7. Here no doubt we have a mulgeni lease, and not an absolute alienation, but in principle this involves no distinction, for even if Article 134 be treated as the governing article, a mulgeni lease is a purchase pro tanto of the interest thereby assured: Attorney General v. Payne (1859) 27 Beavan 168. This last cited case and that of Attorney General v. Davey (1859) 27 Beavan 168 furnish us with an instructive application of the decision in Attorney General v. Magdalen College (1857) 6 H.L.C. 189 to a case where the lands had been leased and not aliened absolutely, and our application to the present case of our decision in Dattagiri’s case (1902) 4 Bom. L.R. 743 see ante p. 363 runs on parallel lines. In Attorney General v. Payne (1859) 27 Beaven 168 an improvident lease was granted by a charitable corporation to a trustee for the master, and yet it was held that after twenty years’ enjoyment under it the right of the Attorney General to question its validity was barred by the Statute of Limitation. Lord Romilly in his judgment, after referring to Attorney General v. Magdalen College (1857) 6 H.L.C. 189 says: “I compare that case with the present, and what is the defferenee? Here the alienation was a lease but what difference can that possibly make? A lease is an alienation pro tanto…I cannot distinguish this case from Attorney General v. Magdalen College (1857) 6 H.L.C. 189 and I think that as soon as the lease was granted the lessee held adversely to the rights of the charity to the extent of the alienation contained in the lease.”
8. In Attorney General v. Davey (5) it was held that the decision in Attorney General v. Magdalen College (1857) 6 H.L.C. 189 governed a case where charity land had not been aliened in fee, but had been held under a lease for five hundred years, granted by trustees at a rent which had been regularly paid. The Lord Chancellor, Lord Chelmsford, in delivering judgment, said: “Is there, then, any distinction between the present case and that of Magdalen College (1857) 6 H.L.C. 189? Mr. Lloyd says that the lease was void, but that by the acceptance of rent a tenancy from year to year had been created. He was pressed to give an authority for the proposition, that possession taken under a lease of this kind has ever been dealt with in equity as a lease from year to year, and he has been unable to produce any such authority. I think that there has been adverse possession, and that the statute would run according to the decision in the House of Lords by which we are bound.” Knight Bruce and Turner, L.JJ., agreed in holding that the case before them could not be distinguished from that of Magdalen College (1857) 6 H.L.C. 189.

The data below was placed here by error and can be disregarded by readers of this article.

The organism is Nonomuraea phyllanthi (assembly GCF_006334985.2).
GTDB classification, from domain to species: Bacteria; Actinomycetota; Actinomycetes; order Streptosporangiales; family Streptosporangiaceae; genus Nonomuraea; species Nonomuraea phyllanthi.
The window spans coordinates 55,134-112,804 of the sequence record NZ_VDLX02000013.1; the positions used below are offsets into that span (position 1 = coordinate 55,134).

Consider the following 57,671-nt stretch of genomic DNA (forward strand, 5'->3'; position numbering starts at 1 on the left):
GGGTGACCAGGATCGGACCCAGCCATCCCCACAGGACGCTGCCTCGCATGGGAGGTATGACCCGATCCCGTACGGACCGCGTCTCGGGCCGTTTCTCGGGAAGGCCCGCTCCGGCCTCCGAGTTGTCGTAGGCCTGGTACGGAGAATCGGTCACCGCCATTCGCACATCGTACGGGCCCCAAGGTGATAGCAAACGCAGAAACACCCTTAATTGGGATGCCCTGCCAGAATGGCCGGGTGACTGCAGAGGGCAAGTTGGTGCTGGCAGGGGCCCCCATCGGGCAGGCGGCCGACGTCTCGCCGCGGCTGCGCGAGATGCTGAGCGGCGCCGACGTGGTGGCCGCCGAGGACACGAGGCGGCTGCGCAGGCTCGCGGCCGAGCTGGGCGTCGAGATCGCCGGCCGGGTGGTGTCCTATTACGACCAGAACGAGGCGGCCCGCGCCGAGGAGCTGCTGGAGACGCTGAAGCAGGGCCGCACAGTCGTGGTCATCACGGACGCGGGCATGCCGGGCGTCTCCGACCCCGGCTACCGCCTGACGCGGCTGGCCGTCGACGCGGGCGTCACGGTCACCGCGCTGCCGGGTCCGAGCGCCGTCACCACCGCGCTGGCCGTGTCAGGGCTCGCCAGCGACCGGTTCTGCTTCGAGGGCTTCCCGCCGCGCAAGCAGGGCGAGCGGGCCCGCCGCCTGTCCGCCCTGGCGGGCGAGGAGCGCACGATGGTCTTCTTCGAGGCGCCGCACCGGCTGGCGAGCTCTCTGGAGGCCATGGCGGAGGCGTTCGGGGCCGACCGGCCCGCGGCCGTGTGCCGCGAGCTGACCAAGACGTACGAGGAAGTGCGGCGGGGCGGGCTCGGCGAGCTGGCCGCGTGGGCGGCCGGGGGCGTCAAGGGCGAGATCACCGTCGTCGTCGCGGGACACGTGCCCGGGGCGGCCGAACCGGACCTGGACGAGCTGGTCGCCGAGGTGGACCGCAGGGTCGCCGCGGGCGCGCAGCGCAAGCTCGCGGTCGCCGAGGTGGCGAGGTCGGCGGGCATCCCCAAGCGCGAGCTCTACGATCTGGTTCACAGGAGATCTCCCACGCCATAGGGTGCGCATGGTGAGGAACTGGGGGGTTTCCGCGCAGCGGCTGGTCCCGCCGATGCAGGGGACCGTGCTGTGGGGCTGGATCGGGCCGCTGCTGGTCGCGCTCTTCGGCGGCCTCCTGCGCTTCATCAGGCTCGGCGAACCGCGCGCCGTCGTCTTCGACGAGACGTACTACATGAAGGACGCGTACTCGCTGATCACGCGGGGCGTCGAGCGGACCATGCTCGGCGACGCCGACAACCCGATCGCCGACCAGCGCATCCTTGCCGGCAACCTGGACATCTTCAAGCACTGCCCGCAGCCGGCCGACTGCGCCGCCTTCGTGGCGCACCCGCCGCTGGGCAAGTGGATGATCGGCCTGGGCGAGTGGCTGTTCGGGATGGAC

9. In these cases adverse possession was regarded as running from the date of the lease, and it has beep suggested before us that to apply such a doctrine in this country would be a dangerous innovation. It is, however, unnecessary to decide this point, for, even if, for the sake of argument, it be conceded that time should not run during the lifetime of the person who granted the lease, it clearly would run from his death, and starting from that point even sufficient time has elapsed to bar the suit either under the 144th or the 134th article. For these reasons we hold that the District Judge wrongly decided that the Statute of Limitation was not a bar to the claim for possession.
10. The District Judge’s decree as to rent is, we think, also wrong. In the first place Rs. 54-3-0 has been paid into Court during the suit; then we think the items of Rs. 10 and Rs. 4-8-0 for interest should have been disallowed, so that Rs. 18-10-0 will be awarded for past rent. No decree can be passed as to future rent. Appellants must get their costs throughout.